SII head Adar Poonawalla, 39, is planning to begin production of a SARS-CoV-2 vaccine now. By autumn, he hopes to have produced 40 million doses, at which time it will become clear if it is granted approval – or not.
If it is approved, Poonawalla intends to make at least half of the doses available to India, with the rest going to countries that don’t have their own vaccine. If approval is not forthcoming, it will all be discarded.
Poonawalla’s company joined the project at its own risk. In the worst-case scenario, he might lose a few million euros of his multi-billion-euro nest egg. But should everything go well, he’ll be a hero by the end of the year – and have the reputation for being a visionary businessman.
The remoteness of the risk is always the hardest part to get our heads around. Our past moments of calm or our current nightmare, like the last coin flip or turn of the roulette wheel, tell us nothing about when the next one might arrive. One in 500 years isn’t a prophesy, just a probability. If anything, as Wolfe pointed out when I first met him over a decade ago, global warming, urbanization, and destruction of species habitats are only accelerating the speed at which the next pandemic may arrive.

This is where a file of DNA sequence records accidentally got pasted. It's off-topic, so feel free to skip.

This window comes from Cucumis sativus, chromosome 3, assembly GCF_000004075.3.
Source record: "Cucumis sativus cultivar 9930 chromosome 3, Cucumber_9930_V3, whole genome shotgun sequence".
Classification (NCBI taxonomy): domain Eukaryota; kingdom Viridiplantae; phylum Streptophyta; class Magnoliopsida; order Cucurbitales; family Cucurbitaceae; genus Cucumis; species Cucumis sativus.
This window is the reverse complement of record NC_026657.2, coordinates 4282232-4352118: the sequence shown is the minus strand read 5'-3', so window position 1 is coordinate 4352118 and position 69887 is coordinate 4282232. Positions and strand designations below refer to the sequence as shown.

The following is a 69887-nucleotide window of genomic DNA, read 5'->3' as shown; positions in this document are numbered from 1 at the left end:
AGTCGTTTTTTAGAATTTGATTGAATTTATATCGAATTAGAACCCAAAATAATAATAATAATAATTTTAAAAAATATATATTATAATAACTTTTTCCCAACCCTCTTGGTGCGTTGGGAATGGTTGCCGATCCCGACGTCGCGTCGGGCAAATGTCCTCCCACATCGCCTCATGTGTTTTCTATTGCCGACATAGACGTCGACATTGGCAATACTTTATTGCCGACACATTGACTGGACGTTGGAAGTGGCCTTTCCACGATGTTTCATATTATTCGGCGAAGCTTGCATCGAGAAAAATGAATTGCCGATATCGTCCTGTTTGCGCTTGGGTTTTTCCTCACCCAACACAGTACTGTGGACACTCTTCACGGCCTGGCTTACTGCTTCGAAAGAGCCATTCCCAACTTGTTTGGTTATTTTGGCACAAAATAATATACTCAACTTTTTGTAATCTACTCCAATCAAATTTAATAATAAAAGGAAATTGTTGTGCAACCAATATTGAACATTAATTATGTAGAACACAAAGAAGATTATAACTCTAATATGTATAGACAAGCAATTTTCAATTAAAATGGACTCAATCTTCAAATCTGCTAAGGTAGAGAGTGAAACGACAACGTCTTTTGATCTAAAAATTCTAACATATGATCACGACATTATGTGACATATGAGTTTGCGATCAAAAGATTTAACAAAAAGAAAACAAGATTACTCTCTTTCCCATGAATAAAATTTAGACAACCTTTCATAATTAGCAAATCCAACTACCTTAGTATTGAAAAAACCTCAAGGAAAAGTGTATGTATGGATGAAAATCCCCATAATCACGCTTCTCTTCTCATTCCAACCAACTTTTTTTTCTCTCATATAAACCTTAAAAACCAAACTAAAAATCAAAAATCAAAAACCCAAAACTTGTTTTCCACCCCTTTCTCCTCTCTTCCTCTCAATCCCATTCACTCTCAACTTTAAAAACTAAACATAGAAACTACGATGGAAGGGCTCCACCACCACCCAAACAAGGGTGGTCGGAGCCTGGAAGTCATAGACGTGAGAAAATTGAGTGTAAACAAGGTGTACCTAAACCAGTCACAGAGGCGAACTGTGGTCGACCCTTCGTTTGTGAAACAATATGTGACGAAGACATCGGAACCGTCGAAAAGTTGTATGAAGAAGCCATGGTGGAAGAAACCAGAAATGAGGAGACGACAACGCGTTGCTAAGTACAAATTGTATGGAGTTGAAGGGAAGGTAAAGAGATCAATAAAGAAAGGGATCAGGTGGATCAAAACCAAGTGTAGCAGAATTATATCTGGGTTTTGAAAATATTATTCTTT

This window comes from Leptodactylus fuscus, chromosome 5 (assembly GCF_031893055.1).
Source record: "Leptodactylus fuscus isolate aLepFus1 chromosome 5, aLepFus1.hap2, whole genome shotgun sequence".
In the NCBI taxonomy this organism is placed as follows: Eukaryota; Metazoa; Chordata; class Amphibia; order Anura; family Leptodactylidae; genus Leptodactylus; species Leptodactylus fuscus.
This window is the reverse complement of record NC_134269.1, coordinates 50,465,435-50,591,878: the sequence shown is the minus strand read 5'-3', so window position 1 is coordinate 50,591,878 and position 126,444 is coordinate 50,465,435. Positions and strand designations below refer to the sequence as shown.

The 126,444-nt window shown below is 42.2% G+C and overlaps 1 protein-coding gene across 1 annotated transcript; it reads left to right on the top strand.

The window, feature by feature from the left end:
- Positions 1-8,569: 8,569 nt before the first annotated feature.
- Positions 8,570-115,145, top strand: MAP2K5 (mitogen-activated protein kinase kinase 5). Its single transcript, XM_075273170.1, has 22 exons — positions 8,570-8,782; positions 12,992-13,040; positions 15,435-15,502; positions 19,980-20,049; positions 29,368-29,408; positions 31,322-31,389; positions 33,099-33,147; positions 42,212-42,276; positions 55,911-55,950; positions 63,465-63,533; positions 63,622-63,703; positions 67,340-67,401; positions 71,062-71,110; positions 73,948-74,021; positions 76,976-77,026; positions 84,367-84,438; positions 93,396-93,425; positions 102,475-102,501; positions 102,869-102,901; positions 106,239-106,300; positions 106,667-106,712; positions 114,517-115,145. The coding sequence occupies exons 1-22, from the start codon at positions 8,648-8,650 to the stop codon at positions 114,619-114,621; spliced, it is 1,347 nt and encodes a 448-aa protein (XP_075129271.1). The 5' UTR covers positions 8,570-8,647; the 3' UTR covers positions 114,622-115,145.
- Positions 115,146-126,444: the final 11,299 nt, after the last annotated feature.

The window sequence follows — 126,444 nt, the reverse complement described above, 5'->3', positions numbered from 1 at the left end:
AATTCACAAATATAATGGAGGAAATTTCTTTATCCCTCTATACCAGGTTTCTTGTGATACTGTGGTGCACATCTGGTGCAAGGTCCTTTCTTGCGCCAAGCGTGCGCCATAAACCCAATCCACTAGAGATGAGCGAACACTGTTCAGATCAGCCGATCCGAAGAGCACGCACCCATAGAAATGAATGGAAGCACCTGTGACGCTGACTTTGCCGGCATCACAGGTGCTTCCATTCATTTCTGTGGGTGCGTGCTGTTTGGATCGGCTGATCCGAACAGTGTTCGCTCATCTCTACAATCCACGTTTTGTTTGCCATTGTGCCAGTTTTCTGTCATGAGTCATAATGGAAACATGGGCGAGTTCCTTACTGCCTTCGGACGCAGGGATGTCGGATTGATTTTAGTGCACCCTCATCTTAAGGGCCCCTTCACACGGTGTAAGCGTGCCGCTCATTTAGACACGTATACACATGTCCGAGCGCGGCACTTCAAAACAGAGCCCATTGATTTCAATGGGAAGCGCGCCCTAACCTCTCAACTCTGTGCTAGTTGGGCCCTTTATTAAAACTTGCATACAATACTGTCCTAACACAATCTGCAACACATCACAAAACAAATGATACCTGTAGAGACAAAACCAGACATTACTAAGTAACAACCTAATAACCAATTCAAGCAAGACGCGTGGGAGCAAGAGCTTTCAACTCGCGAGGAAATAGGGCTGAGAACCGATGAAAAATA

In The Lonely City: Adventures in the Art of Being Alone, Olivia Laing tells the stories of a number of artists who led isolated lives and found meaning in their work even if their relationships couldn’t fulfill them. While she focuses specifically on visual artists in New York over the last seventy years, their methods of using their loneliness and transmitting it into their art carry wide resonance. These particular artists tapped into sentiments many of us will experience at least once in our lives. They found beauty in loneliness and showed it to be something worth considering, not just something to run from.